(Andy Synn combines two reviews in this post, one each for the latest two releases by the Australian band Mesarthim.)
If you want to upset a wide swathe of the Metal and Metal-adjacent public, just play them something by Atmo-Black Trance duo Mesarthim.
Too spacey and synth-driven for most of the Black Metal scene, too upbeat and dancey for the Dungeon Synth crowd, and too abrasive for the Synthwave crew, the duo’s (incredibly prolific) output has proven to be exceptionally divisive over the years, even as it has also attracted an incredibly dedicated fanbase who can’t seem to get enough of the band’s signature blend of bleeps, bloops, and blasts.
That being said, I know I’m not the only one who felt like the group’s most recent works – most notably 2018’s Coma Wall EP and last year’s Ghost Condensate album – didn’t quite achieve the same sense of balance and equilibirum between the various disparate elements of their sound (although not for lack of trying) which helped define the band’s earlier works.
Which makes the recent surprise release of The Degenerate Era, the fifth full-length Mesarthim album in five years, an opportunity to reset and reassess things… for both the band and their fans.
Beginning with ambitious three part opener “Laniakea”, I think it’s safe to say that Mesarthim have rediscovered a fair bit of the magic which made their first several releases so impactful, as the fusion between the metallic and electronic elements feels more natural here (if “natural” is really the right word for such a synthesised and computerised sound) than it has for several years.
A lot of this, at least from where I’m sitting, comes from the band’s willingness to embrace a surprisingly upbeat and dreamlike aesthetic this time around, as while there are certainly some dark-sounding riffs scattered throughout the record, you’ll notice that the melodies, whether they come from keys, synths, or shamelessly showboating lead guitars, possess an almost euphoric vibe to them that’s quite at odds with Black Metal’s traditional doom ‘n’ gloom aesthetic.
Speaking of… what hamstrung the band’s last couple of releases, from my perspective anyway, was the way it often felt like the duo were going against their own natural inclinations, either by trying to rein in their more blissed-out side, or by forcing it to co-exist, awkwardly, alongside a much more “traditional” (stretching the word a little bit there) Black Metal approach.
This time, however, there’s greater balance to the force, whether it’s in the way that the head-nodding grooves and soaring leads of “Laniakea Pt. 2 (Zone of Avoidance)” function in perfect harmony with the song’s swathes of pseudo-symphonic keys and sparkling electronica, or the way the atmospheric texture of the guitars offsets the artificial flavour of the synths during “Time Domain” (which also features another wicked, unashamedly epic, guitar solo).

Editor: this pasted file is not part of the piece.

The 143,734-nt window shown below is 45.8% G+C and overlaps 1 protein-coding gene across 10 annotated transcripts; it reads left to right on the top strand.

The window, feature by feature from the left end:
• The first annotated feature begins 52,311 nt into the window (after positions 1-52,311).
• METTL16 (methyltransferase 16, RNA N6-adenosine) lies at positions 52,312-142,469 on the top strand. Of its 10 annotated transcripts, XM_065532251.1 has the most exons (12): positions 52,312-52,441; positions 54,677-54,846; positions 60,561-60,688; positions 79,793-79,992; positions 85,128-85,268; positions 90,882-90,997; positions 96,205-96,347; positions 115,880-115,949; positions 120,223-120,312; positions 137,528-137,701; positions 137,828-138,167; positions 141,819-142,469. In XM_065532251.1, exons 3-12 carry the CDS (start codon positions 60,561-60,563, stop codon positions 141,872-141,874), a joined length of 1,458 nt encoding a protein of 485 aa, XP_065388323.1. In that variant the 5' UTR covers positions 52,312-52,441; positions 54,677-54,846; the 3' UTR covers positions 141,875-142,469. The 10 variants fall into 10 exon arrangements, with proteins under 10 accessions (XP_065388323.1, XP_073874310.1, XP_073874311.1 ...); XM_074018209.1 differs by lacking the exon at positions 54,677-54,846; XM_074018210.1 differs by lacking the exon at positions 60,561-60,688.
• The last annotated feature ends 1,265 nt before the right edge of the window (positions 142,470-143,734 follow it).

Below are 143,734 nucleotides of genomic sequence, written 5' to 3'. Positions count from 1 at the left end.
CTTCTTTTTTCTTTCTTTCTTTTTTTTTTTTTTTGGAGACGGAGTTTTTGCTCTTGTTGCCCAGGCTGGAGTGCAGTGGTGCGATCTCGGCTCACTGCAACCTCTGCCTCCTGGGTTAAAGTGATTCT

There are still moments of darkness of course. The title-track, for example, is a moody slow-burner, with some nicely doomy, overtones, which eventually transitions into an impressively brooding and blast-fuelled (not to mention somewhat Mare Cognitum-esque) second half, while the first half of “Paradox” (before it transforms into a full-on space-rave) definitely takes a few cues from Mysticum along the way.
But, ultimately, it’s the band’s willingness to recognise that they’re at their best when they’re reaching for the stars, rather than trying to stay grounded, which has reinvigorated this record, to the point where even the most hardened of metal elitists will have a hard time refusing or refuting the hypnotic appeal of a song like “618”… especially since, whether they’re willing to admit it or not, it goes a long way towards showing how the sort of early Black Metal synth-work being referenced here was never really all that far removed from its dance/electro origins anyway!
BONUS FEATURE: PLANET NINE
Because the band have, once again, been ridiculously prolific (and because there’s a clever little reference to this EP’s title track buried at the end of The Degenerate Era’s final track, “618”, I thought I’d throw in a few quick words about their newest EP too.
Arguably an even more OTT release than its recent predecessor, Planet Nine may only be two tracks, but at fifteen-and-a-half minutes and ten-and-a-half minutes long, respectively, it’s still a fairly meaty morsel of electro-metal magic to swallow all the same.
As a matter of fact, the title track might just be the best song from either album or EP, as it’s not only simultaneously heavier and more danceable – coming on strongly like some sort of trip-hop meets breakbeat remix of Black Hole-era Samael – than any of its cousins, but also possibly even catchier and more shamelessly “epic” (is that an actual chorus refrain that comes in at 03:11, or do my ears deceive me?) than anything the band have done before.
And while “Burial” doesn’t quite reach the same heights, that’s largely because it has its sights set on a slightly different direction, and provides the listener with a more introspective, though in many ways no less intense, journey through cosmic fields of pulsing signals, solar winds, and rippling radio waves, all culminating in a soothing, synth-driven conclusion that allows your overstimulated senses a chance, finally, to rest.
It’s a welcome companion to The Degenerate Era’s more solemn, stargazing sound, and well worth picking up alongside its bigger brother if/when you get the chance to do so.